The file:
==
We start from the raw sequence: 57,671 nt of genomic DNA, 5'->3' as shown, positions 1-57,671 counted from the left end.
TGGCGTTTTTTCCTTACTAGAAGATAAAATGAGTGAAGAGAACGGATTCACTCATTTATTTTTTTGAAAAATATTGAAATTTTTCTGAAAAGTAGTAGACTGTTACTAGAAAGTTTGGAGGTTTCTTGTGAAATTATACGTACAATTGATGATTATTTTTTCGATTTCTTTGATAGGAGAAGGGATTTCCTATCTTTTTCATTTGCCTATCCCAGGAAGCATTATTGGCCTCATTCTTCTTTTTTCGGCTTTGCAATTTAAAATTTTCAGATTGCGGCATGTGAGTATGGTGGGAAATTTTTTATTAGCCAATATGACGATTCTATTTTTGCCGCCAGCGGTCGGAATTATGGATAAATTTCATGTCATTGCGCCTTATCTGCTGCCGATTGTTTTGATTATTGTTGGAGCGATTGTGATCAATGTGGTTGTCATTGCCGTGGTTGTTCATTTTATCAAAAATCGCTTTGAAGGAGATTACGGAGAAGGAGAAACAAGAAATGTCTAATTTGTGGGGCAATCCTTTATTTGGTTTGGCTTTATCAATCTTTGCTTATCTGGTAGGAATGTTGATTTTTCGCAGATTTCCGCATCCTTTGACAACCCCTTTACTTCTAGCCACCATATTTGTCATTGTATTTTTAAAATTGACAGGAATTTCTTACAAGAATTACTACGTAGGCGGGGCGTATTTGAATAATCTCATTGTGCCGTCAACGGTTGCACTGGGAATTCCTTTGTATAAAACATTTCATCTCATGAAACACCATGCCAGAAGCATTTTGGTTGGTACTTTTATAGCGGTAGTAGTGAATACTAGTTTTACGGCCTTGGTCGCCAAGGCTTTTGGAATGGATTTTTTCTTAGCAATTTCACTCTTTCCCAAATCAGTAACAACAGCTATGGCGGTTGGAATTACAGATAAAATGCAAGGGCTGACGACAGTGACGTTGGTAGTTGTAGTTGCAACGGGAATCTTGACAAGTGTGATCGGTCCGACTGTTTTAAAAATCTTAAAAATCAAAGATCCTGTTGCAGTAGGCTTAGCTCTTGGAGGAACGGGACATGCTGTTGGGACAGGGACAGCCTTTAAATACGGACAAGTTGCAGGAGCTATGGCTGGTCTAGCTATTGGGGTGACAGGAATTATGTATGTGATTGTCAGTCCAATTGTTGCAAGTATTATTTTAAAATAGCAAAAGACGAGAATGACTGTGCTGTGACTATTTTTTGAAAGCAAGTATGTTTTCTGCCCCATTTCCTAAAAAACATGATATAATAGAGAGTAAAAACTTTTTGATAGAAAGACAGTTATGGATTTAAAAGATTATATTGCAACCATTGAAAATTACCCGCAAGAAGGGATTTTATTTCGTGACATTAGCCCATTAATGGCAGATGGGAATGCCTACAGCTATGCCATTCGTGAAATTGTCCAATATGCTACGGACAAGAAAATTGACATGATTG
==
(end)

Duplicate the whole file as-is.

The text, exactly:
We start from the raw sequence: 57,671 nt of genomic DNA, 5'->3' as shown, positions 1-57,671 counted from the left end.
TGGCGTTTTTTCCTTACTAGAAGATAAAATGAGTGAAGAGAACGGATTCACTCATTTATTTTTTTGAAAAATATTGAAATTTTTCTGAAAAGTAGTAGACTGTTACTAGAAAGTTTGGAGGTTTCTTGTGAAATTATACGTACAATTGATGATTATTTTTTCGATTTCTTTGATAGGAGAAGGGATTTCCTATCTTTTTCATTTGCCTATCCCAGGAAGCATTATTGGCCTCATTCTTCTTTTTTCGGCTTTGCAATTTAAAATTTTCAGATTGCGGCATGTGAGTATGGTGGGAAATTTTTTATTAGCCAATATGACGATTCTATTTTTGCCGCCAGCGGTCGGAATTATGGATAAATTTCATGTCATTGCGCCTTATCTGCTGCCGATTGTTTTGATTATTGTTGGAGCGATTGTGATCAATGTGGTTGTCATTGCCGTGGTTGTTCATTTTATCAAAAATCGCTTTGAAGGAGATTACGGAGAAGGAGAAACAAGAAATGTCTAATTTGTGGGGCAATCCTTTATTTGGTTTGGCTTTATCAATCTTTGCTTATCTGGTAGGAATGTTGATTTTTCGCAGATTTCCGCATCCTTTGACAACCCCTTTACTTCTAGCCACCATATTTGTCATTGTATTTTTAAAATTGACAGGAATTTCTTACAAGAATTACTACGTAGGCGGGGCGTATTTGAATAATCTCATTGTGCCGTCAACGGTTGCACTGGGAATTCCTTTGTATAAAACATTTCATCTCATGAAACACCATGCCAGAAGCATTTTGGTTGGTACTTTTATAGCGGTAGTAGTGAATACTAGTTTTACGGCCTTGGTCGCCAAGGCTTTTGGAATGGATTTTTTCTTAGCAATTTCACTCTTTCCCAAATCAGTAACAACAGCTATGGCGGTTGGAATTACAGATAAAATGCAAGGGCTGACGACAGTGACGTTGGTAGTTGTAGTTGCAACGGGAATCTTGACAAGTGTGATCGGTCCGACTGTTTTAAAAATCTTAAAAATCAAAGATCCTGTTGCAGTAGGCTTAGCTCTTGGAGGAACGGGACATGCTGTTGGGACAGGGACAGCCTTTAAATACGGACAAGTTGCAGGAGCTATGGCTGGTCTAGCTATTGGGGTGACAGGAATTATGTATGTGATTGTCAGTCCAATTGTTGCAAGTATTATTTTAAAATAGCAAAAGACGAGAATGACTGTGCTGTGACTATTTTTTGAAAGCAAGTATGTTTTCTGCCCCATTTCCTAAAAAACATGATATAATAGAGAGTAAAAACTTTTTGATAGAAAGACAGTTATGGATTTAAAAGATTATATTGCAACCATTGAAAATTACCCGCAAGAAGGGATTTTATTTCGTGACATTAGCCCATTAATGGCAGATGGGAATGCCTACAGCTATGCCATTCGTGAAATTGTCCAATATGCTACGGACAAGAAAATTGACATGATTG